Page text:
A plan to rename a Northeast Washington recreation center in honor of a sixth-grade girl who died on the jetliner that crashed into the Pentagon on Sept. 11, 2001, will move forward despite vehement opposition from some residents, a D.C. Council member said yesterday.

Vincent B. Orange Sr. (D-Ward 5) got the idea to rename the new North Michigan Park Recreation Center after chatting with Michelle Cottom, the mother of Asia Cottom, who was among 184 people killed when hijackers flew American Airlines Flight 77 into the Pentagon.

The proposal has angered residents who say the Cottoms are not the only family in the community that has suffered a tragic loss and note that the family has since moved out of the neighborhood. They also are upset that Orange did not consult the community before drafting his bill, particularly because there are stalwarts in North Michigan Park who have worked hard to get the center built and would be more deserving of such an honor, residents say.

Grace Lewis, president of the North Michigan Park Civic Association, said more than 500 people have signed petitions opposing the change, although they felt it appropriate to dedicate a room in the center to the Bertie Backus Middle School student and her teacher, Sarah M. Clark, who was also killed in the Pentagon crash.

"The rationale is there have been several people in the community who have done outstanding things, and they feel if any name is on the center, it should be one of them," Lewis said. "We don't know [Asia's] family. They have never been involved in the community."

Lewis said the residents mean no disrespect to the memory of Asia, one of three D.C. public school students who along with three teachers were traveling to an ecology conference in California. She said many residents contributed to a scholarship fund in the child's name.

"This is one thing that the community has some strong feelings about," Lewis said. "With all respect to the Cottom family, I hate to have this all dragged out through the public. I hope this can be resolved."

Helen Talley, a former president of the D.C. Federation of Civic Associations and an 18-year North Michigan Park resident, said the new facility should retain the name of the old center, which was torn down two years ago.

"It's been that way for years. Why should it change?" Talley asked. "We're willing to give a room in the center, but not the whole name."

The proposal, which has yet to be voted on by the council, would rename the center at 13th and Emerson streets NE the Asia Cottom North Michigan Park Memorial Recreation Center. A training room at the center would be dedicated in the name of all the students and their teachers.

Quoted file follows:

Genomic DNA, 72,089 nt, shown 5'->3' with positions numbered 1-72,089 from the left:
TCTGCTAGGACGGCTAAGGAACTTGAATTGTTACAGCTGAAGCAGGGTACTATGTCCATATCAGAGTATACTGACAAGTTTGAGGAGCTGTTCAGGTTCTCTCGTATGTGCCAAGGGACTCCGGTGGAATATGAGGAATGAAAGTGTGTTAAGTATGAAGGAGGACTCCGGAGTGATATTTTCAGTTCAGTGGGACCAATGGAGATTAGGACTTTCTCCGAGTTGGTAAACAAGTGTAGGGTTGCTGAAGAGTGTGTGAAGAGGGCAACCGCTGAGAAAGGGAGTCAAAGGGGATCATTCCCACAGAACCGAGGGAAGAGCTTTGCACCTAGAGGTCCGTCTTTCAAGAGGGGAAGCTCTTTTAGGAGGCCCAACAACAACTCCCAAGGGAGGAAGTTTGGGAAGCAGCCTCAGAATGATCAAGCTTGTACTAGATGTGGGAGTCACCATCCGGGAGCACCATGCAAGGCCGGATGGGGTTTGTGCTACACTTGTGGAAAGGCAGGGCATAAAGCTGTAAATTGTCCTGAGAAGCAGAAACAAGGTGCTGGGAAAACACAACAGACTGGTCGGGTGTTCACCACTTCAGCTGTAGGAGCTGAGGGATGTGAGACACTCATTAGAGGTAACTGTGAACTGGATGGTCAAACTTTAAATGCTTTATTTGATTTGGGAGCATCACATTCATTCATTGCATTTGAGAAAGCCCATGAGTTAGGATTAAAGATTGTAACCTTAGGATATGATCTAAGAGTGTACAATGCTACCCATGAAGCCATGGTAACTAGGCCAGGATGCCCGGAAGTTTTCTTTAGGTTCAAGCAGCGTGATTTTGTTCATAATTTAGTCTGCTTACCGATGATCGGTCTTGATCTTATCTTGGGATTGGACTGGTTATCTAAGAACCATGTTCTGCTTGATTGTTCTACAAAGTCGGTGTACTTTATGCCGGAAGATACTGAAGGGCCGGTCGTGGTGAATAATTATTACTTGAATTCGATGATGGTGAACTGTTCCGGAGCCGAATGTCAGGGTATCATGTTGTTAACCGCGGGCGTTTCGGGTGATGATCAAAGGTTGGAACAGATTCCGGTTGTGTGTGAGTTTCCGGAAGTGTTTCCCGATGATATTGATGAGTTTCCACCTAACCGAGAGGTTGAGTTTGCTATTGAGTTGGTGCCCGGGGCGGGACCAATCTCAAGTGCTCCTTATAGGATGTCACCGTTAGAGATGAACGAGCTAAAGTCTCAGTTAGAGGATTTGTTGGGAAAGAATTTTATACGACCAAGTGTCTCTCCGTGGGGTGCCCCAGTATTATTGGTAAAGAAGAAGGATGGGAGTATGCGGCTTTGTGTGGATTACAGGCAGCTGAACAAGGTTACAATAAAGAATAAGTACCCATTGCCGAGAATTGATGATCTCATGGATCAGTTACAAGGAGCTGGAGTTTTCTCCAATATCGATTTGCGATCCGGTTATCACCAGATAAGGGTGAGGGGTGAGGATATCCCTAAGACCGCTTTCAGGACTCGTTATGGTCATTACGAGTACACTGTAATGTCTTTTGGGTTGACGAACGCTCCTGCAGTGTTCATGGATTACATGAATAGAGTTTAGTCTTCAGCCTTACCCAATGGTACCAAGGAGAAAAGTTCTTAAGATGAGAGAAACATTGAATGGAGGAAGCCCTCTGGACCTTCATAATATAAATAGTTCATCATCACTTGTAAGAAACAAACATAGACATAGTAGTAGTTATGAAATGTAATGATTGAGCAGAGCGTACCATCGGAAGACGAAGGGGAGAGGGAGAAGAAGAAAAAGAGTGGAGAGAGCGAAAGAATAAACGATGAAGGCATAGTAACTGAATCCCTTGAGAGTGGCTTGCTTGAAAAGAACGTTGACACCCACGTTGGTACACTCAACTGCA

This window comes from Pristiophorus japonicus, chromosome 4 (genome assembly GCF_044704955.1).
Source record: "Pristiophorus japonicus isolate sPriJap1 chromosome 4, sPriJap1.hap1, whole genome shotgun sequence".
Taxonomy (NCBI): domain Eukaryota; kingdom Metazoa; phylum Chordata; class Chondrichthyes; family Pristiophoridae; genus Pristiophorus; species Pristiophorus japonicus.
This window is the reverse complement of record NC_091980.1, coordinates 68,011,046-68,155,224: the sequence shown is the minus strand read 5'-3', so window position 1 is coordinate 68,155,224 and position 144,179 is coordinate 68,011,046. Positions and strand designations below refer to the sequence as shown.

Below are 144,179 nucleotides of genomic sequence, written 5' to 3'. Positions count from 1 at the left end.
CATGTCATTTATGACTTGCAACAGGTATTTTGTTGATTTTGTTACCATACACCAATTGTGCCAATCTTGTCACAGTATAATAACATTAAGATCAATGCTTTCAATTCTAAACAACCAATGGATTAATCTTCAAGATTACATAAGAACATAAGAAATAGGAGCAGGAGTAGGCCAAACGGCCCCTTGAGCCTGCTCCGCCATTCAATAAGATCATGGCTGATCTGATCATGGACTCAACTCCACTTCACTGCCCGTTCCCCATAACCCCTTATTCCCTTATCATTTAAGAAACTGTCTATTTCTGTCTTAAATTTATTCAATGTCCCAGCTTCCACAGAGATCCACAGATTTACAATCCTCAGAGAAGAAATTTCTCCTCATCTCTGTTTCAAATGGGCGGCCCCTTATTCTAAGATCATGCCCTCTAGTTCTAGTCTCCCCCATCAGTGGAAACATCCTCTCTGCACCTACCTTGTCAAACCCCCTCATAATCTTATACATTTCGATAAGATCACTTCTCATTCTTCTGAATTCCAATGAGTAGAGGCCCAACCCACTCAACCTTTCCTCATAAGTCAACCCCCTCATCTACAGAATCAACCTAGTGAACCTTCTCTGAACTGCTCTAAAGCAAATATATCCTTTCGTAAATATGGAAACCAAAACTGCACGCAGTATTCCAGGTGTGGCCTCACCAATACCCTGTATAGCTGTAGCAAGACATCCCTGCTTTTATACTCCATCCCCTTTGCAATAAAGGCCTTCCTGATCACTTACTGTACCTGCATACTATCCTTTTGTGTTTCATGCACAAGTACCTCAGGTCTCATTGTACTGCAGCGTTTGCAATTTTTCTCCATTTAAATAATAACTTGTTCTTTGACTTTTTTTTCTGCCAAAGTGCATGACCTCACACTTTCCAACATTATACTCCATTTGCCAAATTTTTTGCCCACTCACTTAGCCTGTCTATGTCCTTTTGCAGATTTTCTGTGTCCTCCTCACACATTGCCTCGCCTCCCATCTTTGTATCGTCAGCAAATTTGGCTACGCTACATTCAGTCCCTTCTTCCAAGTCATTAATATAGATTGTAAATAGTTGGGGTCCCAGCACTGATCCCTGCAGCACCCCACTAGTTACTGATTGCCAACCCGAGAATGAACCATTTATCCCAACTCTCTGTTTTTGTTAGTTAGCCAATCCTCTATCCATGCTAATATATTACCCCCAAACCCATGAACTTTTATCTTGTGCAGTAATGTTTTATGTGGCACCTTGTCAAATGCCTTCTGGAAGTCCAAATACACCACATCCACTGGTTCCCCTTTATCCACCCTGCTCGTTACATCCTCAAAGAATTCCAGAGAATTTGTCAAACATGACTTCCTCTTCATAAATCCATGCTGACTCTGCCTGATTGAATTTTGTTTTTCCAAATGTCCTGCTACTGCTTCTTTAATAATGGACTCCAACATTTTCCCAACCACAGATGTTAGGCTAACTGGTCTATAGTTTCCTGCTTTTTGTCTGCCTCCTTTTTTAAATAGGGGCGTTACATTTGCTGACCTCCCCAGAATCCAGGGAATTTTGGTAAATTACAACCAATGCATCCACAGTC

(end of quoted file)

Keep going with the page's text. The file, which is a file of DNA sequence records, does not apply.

Cynthia Reid, who started the group Concerned Neighbors of North Michigan Park five years ago, said she recognizes that opponents to Orange's bill may sound "anti-Asia" and appear "coldhearted" but that is not the issue.

"You have an elected official trying to throw something down this community's throat without saying boo to us," Reid said. "It's not just about some alphabets on some bricks and mortar."

Michelle Cottom said the family does not want the community bickering over her daughter's name. She said that she talked to Orange at a memorial tribute to the victims but that she did not know about the proposal until Orange's office called her much later.

"It's not like we were petitioning him to change the name of the center," Cottom said.

Reid said there are several reasons not to name the center in the girl's honor, including the community's ill feelings about construction delays and cost overruns. The center, which will have indoor basketball courts, was budgeted at $2 million and scheduled to be completed early last year. The costs have since risen to $3.4 million, and the center is scheduled to open by mid-June, according to the Department of Parks and Recreation.

Orange said he was "really shocked at the opposition" but would not withdraw his bill."The council will vote on the renaming of the center," he said. "Although there is some opposition, there are many who are in favor of it and think this is a good way to recognize and memorialize Asia Cottom, her teacher and the others who lost their lives."

Clifton Cottom holds photos of daughter Asia, who was 11 years old when she died Sept. 11, 2001, in the jet that crashed into the Pentagon.